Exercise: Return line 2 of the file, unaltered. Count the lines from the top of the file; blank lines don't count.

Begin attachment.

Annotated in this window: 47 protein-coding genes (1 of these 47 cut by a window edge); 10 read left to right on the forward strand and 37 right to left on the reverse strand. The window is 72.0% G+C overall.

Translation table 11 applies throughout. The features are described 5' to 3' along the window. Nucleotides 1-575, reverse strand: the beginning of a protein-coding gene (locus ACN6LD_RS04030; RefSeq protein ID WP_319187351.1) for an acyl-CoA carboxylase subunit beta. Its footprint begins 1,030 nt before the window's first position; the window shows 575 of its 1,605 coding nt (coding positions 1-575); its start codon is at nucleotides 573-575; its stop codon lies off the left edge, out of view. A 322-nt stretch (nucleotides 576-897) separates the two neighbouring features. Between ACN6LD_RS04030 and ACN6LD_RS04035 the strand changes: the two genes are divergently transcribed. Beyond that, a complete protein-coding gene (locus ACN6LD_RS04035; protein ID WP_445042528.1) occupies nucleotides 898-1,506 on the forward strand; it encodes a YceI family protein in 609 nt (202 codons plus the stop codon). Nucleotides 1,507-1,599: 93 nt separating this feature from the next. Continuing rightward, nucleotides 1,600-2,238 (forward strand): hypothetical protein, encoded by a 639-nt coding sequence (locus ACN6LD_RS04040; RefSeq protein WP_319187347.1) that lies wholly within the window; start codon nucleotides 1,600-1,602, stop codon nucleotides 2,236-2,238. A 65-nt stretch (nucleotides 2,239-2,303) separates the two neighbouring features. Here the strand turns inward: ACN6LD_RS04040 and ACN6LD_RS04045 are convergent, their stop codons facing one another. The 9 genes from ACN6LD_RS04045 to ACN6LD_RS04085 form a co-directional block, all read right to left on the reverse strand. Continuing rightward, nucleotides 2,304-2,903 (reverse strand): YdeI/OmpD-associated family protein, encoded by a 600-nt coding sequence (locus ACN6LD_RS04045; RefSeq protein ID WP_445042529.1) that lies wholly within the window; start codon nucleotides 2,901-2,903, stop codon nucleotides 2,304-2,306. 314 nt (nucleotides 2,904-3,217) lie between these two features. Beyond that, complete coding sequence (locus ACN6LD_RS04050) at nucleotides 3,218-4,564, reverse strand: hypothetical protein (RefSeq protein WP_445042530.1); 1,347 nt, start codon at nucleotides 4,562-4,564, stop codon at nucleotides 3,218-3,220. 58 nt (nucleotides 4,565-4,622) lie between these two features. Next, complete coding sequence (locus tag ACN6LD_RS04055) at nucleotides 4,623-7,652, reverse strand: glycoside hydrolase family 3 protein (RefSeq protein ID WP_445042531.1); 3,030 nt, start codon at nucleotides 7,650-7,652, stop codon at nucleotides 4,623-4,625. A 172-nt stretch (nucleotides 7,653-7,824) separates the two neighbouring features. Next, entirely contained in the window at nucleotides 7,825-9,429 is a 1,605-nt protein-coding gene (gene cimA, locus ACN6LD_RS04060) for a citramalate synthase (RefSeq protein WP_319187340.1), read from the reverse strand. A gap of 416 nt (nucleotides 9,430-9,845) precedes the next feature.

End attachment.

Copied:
Translation table 11 applies throughout. The features are described 5' to 3' along the window. Nucleotides 1-575, reverse strand: the beginning of a protein-coding gene (locus ACN6LD_RS04030; RefSeq protein ID WP_319187351.1) for an acyl-CoA carboxylase subunit beta. Its footprint begins 1,030 nt before the window's first position; the window shows 575 of its 1,605 coding nt (coding positions 1-575); its start codon is at nucleotides 573-575; its stop codon lies off the left edge, out of view. A 322-nt stretch (nucleotides 576-897) separates the two neighbouring features. Between ACN6LD_RS04030 and ACN6LD_RS04035 the strand changes: the two genes are divergently transcribed. Beyond that, a complete protein-coding gene (locus ACN6LD_RS04035; protein ID WP_445042528.1) occupies nucleotides 898-1,506 on the forward strand; it encodes a YceI family protein in 609 nt (202 codons plus the stop codon). Nucleotides 1,507-1,599: 93 nt separating this feature from the next. Continuing rightward, nucleotides 1,600-2,238 (forward strand): hypothetical protein, encoded by a 639-nt coding sequence (locus ACN6LD_RS04040; RefSeq protein WP_319187347.1) that lies wholly within the window; start codon nucleotides 1,600-1,602, stop codon nucleotides 2,236-2,238. A 65-nt stretch (nucleotides 2,239-2,303) separates the two neighbouring features. Here the strand turns inward: ACN6LD_RS04040 and ACN6LD_RS04045 are convergent, their stop codons facing one another. The 9 genes from ACN6LD_RS04045 to ACN6LD_RS04085 form a co-directional block, all read right to left on the reverse strand. Continuing rightward, nucleotides 2,304-2,903 (reverse strand): YdeI/OmpD-associated family protein, encoded by a 600-nt coding sequence (locus ACN6LD_RS04045; RefSeq protein ID WP_445042529.1) that lies wholly within the window; start codon nucleotides 2,901-2,903, stop codon nucleotides 2,304-2,306. 314 nt (nucleotides 2,904-3,217) lie between these two features. Beyond that, complete coding sequence (locus ACN6LD_RS04050) at nucleotides 3,218-4,564, reverse strand: hypothetical protein (RefSeq protein WP_445042530.1); 1,347 nt, start codon at nucleotides 4,562-4,564, stop codon at nucleotides 3,218-3,220. 58 nt (nucleotides 4,565-4,622) lie between these two features. Next, complete coding sequence (locus tag ACN6LD_RS04055) at nucleotides 4,623-7,652, reverse strand: glycoside hydrolase family 3 protein (RefSeq protein ID WP_445042531.1); 3,030 nt, start codon at nucleotides 7,650-7,652, stop codon at nucleotides 4,623-4,625. A 172-nt stretch (nucleotides 7,653-7,824) separates the two neighbouring features. Next, entirely contained in the window at nucleotides 7,825-9,429 is a 1,605-nt protein-coding gene (gene cimA, locus ACN6LD_RS04060) for a citramalate synthase (RefSeq protein WP_319187340.1), read from the reverse strand. A gap of 416 nt (nucleotides 9,430-9,845) precedes the next feature.